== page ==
Health & Well-Being

Expand Delight

Three ways to turn your life into a celebration

Wouldn’t we all want to brighten our lives with more delight? Aging can bring challenges, b ut it can also be our time for reflection, appreciation, and wonder. 

Delight can fuel our inspiration and hopes for the future by focusing on small pleasures and what we love. And it can add sparkle to our lives.

I discovered the first way when I was preparing for my 60th birthday. 

Option 1: Give Yourself Experiences.

When I was six, a birthday expanded my world. It meant more adventures, a later bedtime, and an allowance. But as I approached 60, my birthday felt less promising. My end-of-life horizon looked so much closer.

Rather than throw a party (which seemed like work), I gave myself a set of outings and adventures over the year. I made a list of 60 experiences sure to put a smile on my face. They could be new ones or acknowledgments of what I was already doing. Bottom line: I had to love them. 

I made a list of experiences I wanted to have, all hopefully affordable and not too caloric. Making the list felt like a celebration of my life. Then, over the next 12 months, I found joy as I implemented my special items.

Beautiful Mariah | Photo by Sally Fox

My list of pleasurable gift experiences included:

  • Walking slowly through a loamy wood.
  • Catching up with special friends over coffee.
  • Drawing with brilliantly colored markers.
  • Taking an improvisational theater class.
  • Writing (just for fun!) for two hours in my favorite chair. 
  • Planting dahlias.

I turned the ordinary into the extraordinary.

Nothing on my list of experiences seemed that extraordinary. Yet the process of making the list made my heart sing. I knew I was on to something. 

Mariahs eye W jpg
Beautiful Mariah | Photo by Sally Fox

Option 2: List What You Love.

This year, at 72, my life was filled with unexpected losses—the kind that rip your heart out, beginning with the loss of my sister. Even though I needed space to cry, I also needed a few jolts of fresh happiness to pull me through the tears.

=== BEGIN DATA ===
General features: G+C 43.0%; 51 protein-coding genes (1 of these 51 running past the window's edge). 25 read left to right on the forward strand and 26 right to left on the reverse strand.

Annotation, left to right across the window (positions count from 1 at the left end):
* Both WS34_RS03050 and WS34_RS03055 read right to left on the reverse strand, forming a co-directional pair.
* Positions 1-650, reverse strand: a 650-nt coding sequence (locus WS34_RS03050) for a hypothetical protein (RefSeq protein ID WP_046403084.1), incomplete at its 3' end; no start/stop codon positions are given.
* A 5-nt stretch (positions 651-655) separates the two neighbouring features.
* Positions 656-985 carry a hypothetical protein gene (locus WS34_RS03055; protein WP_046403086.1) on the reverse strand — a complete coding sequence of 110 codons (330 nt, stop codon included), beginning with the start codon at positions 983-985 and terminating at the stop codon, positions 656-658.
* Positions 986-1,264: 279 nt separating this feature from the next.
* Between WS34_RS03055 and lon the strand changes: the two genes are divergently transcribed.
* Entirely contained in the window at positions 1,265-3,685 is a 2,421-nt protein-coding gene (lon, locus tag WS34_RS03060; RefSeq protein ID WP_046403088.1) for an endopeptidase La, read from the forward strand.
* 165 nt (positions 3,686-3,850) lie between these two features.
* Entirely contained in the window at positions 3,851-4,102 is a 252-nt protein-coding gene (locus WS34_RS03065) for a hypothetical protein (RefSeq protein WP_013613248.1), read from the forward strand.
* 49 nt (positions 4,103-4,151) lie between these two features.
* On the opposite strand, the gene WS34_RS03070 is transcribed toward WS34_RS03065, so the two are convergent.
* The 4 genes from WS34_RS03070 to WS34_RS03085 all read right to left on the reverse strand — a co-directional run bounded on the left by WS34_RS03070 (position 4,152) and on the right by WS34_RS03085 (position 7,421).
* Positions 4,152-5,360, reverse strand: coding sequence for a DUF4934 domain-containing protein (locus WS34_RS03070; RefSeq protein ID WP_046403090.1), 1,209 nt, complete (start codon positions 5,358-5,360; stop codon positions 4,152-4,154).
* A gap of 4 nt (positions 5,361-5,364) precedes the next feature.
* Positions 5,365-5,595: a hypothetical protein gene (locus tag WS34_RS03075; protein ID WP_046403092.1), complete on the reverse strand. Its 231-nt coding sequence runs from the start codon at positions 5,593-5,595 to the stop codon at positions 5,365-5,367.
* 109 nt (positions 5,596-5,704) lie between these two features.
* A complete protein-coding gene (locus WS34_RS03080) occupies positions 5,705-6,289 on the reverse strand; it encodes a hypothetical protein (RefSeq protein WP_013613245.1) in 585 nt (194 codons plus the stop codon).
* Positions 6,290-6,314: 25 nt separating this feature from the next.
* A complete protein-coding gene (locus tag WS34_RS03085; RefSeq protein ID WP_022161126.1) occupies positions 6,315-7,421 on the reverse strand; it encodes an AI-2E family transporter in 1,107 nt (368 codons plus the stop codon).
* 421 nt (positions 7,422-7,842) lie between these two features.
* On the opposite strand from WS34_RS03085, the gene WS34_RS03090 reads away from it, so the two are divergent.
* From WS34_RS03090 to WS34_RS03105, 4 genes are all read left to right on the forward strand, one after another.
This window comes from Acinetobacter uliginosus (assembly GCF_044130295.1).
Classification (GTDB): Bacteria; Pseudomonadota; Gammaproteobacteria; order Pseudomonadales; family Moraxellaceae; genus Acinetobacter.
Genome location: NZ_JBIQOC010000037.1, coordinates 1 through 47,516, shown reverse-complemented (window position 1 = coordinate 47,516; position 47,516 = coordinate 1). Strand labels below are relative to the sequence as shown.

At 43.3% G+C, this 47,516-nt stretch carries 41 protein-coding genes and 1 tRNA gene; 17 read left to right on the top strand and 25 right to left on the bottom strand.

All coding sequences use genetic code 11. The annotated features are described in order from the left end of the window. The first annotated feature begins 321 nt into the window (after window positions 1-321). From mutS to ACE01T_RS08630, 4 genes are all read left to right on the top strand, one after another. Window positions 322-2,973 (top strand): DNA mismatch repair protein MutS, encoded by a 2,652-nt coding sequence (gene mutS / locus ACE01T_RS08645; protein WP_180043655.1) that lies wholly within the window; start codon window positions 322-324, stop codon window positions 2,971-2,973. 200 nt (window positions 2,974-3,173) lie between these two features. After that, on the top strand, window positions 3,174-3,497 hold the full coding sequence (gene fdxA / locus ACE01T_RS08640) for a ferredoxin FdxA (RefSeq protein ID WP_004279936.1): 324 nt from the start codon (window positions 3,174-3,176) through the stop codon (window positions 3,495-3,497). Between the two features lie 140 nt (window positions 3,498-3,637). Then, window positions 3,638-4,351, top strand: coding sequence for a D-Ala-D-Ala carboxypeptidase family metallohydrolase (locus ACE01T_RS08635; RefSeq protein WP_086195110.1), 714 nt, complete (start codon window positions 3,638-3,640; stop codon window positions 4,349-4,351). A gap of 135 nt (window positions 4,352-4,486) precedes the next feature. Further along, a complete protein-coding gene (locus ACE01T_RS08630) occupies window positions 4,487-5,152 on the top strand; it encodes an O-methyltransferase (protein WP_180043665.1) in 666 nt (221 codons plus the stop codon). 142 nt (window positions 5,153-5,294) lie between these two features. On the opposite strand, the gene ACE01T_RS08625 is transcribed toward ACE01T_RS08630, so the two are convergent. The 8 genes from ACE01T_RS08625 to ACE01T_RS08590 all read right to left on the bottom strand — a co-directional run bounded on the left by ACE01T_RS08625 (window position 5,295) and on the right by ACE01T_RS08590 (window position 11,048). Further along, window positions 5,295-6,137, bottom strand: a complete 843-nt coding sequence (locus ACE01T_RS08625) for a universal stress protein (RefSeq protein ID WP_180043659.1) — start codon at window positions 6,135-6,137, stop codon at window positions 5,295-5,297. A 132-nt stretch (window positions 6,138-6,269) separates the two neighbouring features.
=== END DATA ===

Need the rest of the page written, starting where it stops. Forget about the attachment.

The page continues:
I needed delight.

I decided to identify 72 things that I loved. By focusing on them, I felt a wave of gratitude. I was swept along into a current of appreciation as I noticed how much I love the life I have. 

Making the list was too easy! I’d think of one item, and five more would appear, including:

  • My horse’s eye.
  • Rotting logs (I’m crazy for old wood).
  • Summer rain in the Northwest.
  • Swallowtail butterflies.
  • Figs and fresh-picked blueberries (whipped cream optional).
  • Quinacridone red acrylic paint.
  • Sunsets at the beach.
  • Woodchips in the garden.
  • Poems by John O’Donohue.

In 15 minutes, I found my gratitude despite the sorrows. By making the list, I turned an ordinary day into a celebration filled with small pleasures.

And because I’d written it, I had something to return to when feeling down.

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Eye-catching bark among the leaves. | Photo by Sally Fox

Option 3: Take a Wonder Walk. 

A third way I harvest extra joy in my life is by taking wonder walks. In just 10 minutes of wandering around the house and property, I can find tiny bits of beauty and places that fill me with awe. The goal is to move with intention and deliberately focus my attention on the unusual, beautiful, and small. I enjoy walking with my iPhone to take snapshots of what I might otherwise miss if I weren’t intentionally looking. One recent marvel I found was a gi-normous ant hill. Normally, I don’t like ants near my garden (they can bite), but on my wonder walk, I was awed by the three-foot tower they had built out of bits of wood. Then, I found a fennel plant that had just gone to seed. So many opportunities for awe opened up before me when I took the time to look.

Pay Attention to What You Give Attention.

I’ve heard it said that what we pay attention to shapes us. Focusing on experiences we desire, things in our lives that we love, and the small marvels around us expands our delight, love, and capacity for awe. Life becomes an opportunity for ongoing gratitude. Loving the ordinary turns it into the extraordinary. Any of the above three approaches can turn our birthdays or any day into real celebrations.


Sally Fox

Sally Jean Fox, Ph. D., is a writer, artist, coach, and author of “Meeting the Muse After Midlife,” a memoir about finding hope and meaning after 50 through creative expression. An expert in applying creativity and spirituality to aging, she supports midlife-plus adults to thrive by designing artful and creative lives. Learn more on her website.

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